Heart, Hustle, Effort ... Loss
Then, the Huskies finally started to flash forward Gavin Edwards to the high post and hit him in the paint. With that -- and some Syracuse foul trouble -- UConn's halfcourt offense finally started to click, and the Huskies climbed all the way back from a 16-point deficit with 13:50 to go to tie it on a Jerome Dyson trey with 2:33 remaining.
They showed tremendous heart and hustle in mustering the comeback. But, eventually, they fell short. Again.
Dyson missed a 10-footer with 1:02 left that could have given UConn its first lead since 2-1. Then, things got odd.
After a timeout, Syracuse inbounded the ball with 45.5 seconds left and Andy Rautins missed a corner 3-pointer. Rick Jackson grabbed the rebound and passed to Scoop Jardine, and Jim Boeheim called timeout, though nobody but referee John Cahill seemed to notice. Jardine drove for a layup and was blocked by Gavin Edwards, and UConn grabbed the loose ball. But Cahill had awarded Boeheim the timeout, and the Orange retained possession with 36.6 seconds left.
Why did Boeheim call that timeout?
"I saw Scoop with the ball," he deadpanned. "I didn't look at the rest of it, but I don't think I had to. He didn't know where he was going, that's why I called time out."
Johnson was fouled by Robinson and hit both freebies. After a timeout, UConn ran its offense and Dyson settled for a long wing 3-pointer with about 13 seconds still remaining. He missed.
"We weren’t afraid to take a 3," said acting head coach George Blaney, "but we would have liked to have taken it a little closer. And 'Rome agrees."
"I could have gotten a better one than the one I got," Dyson confessed. "It felt good. I let it fly, and I looked where I was and I was a step or two (behind the 3-point line) … I thought it was going in."
When asked if Dyson's shot was the one the team wanted, sophomore point guard Kemba Walker said, succinctly: "Not really. We just wanted to get a good shot. That's really it."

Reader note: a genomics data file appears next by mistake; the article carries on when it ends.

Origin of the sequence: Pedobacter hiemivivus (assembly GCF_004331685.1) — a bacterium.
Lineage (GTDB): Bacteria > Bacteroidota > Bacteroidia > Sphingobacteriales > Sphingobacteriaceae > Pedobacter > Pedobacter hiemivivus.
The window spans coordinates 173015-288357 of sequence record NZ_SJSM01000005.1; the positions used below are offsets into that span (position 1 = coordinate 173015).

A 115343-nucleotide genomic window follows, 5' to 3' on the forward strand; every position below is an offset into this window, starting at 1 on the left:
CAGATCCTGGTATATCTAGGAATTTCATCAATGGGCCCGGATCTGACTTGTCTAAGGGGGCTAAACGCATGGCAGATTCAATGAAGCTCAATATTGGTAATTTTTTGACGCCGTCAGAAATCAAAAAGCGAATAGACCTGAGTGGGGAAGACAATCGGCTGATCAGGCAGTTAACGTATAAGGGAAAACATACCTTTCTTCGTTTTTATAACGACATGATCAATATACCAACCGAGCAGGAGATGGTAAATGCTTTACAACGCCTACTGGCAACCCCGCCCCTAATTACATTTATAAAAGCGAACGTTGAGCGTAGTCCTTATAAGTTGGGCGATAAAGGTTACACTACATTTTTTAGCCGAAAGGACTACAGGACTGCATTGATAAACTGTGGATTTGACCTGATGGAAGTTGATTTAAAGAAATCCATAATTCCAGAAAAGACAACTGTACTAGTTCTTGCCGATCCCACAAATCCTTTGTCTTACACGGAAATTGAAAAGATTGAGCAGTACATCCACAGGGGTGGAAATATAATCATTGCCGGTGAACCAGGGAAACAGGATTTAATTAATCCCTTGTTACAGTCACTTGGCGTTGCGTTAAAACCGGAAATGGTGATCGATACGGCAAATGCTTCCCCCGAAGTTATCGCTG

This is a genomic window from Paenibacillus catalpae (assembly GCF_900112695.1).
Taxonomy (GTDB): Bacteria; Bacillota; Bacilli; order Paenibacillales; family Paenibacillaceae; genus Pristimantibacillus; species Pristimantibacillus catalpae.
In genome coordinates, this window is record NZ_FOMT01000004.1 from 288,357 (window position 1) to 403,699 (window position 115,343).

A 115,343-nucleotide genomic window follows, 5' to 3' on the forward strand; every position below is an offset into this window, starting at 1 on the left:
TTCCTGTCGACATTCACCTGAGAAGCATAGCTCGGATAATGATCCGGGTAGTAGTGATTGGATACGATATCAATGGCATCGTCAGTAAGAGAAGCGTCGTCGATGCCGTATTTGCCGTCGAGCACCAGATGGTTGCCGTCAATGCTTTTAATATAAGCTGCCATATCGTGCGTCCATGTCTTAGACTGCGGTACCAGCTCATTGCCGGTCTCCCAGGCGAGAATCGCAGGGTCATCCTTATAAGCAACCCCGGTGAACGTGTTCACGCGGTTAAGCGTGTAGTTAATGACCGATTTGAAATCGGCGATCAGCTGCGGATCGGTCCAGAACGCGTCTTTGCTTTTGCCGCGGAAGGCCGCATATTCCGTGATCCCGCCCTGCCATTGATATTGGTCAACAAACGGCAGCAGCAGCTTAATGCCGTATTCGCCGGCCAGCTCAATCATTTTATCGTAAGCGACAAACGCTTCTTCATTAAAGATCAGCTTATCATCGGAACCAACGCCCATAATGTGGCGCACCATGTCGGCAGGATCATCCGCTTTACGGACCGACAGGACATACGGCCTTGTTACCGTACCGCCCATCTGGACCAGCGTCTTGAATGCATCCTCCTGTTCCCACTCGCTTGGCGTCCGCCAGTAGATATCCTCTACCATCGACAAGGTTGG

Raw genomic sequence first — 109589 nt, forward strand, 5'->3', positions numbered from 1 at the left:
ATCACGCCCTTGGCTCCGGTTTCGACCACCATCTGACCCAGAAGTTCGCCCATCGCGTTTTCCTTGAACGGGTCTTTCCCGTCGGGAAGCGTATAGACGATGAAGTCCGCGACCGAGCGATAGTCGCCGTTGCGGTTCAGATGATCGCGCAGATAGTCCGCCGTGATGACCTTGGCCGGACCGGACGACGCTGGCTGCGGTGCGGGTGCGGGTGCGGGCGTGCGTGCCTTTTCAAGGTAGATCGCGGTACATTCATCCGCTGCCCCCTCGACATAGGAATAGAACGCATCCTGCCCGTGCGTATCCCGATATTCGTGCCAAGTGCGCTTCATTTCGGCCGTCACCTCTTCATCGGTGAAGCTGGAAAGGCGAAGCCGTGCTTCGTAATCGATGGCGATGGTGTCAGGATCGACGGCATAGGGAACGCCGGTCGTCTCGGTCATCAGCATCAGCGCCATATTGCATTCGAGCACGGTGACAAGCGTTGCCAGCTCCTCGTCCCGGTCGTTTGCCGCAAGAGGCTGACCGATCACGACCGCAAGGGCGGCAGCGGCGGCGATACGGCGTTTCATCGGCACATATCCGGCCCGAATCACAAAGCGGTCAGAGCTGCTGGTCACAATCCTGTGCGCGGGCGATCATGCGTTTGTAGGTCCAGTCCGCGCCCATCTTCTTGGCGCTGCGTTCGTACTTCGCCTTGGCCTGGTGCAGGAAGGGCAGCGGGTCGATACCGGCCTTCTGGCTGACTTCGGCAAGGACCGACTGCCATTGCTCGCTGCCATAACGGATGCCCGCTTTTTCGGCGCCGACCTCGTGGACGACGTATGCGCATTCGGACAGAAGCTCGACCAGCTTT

Kris Joseph was fouled on the rebound and hit both free throws. Walker drove the length of the floor for a layup, but after a timeout, Wes Johnson hit Joseph with a long inbounds pass and Ater Majok was called for an intentional foul. UConn didn't guard the inbounds pass, meaning it had a 5-on-4 advantage, but still allowed Joseph to break free.
"You're trying to press, and what you always try to do in those circumstances is try to be a defensive back and not allow space in between," said Blaney. "They stepped open and created space, and that was all."
When asked if the long baseball pass was what he had designed, Boeheim simply said: "Once in a while, we have a play."
Joseph hit both free throws, Jardine added another for good measure, and Syracuse had survived.
Syracuse, a 65-percent foul-shooting team, hit 23-of-28 (82.1 percent) from the charity stripe.
***Not sure if Blaney was criticizing the refs or not with this postgame remark: "I asked the officials one time that Jimmy Boeheim has 800-and-whatever number of wins, and that he didn't need any help from them tonight. He had enough wins. We were trying not to get him another win tonight."
Blaney said he had been "really angry" with the team the last two days, but "I told them I was really proud of them tonight, because they gave everything they had. We just made some foolish mistakes. The three fouls that we committed just were really killers, and to me, that changed the game for them, and for us."
***Boeheim on Jim Calhoun:
"George Blaney is a tremendous coach, but Jim Calhoun is one of the best coaches ever to coach in college basketball. People don't mention him that much when they talk about great coaches. He's done more -- taking a program from the Yankee Conference to the top of college basketball – than anybody else has ever done, at any school. If you look at the other great programs, they were great before their coaches got there. For them to play this well with Jim not being there is a tribute to George, and the kids themselves."
***Anyway, tough loss, great effort by UConn. But at some point, it's got to turn these close calls against top teams into victories. A Cincinnati team that appears in a bit of disarray comes to town on Saturday, then comes a trip to Philly for No. 4 Villanova, and yet another opportunity to score that signature win.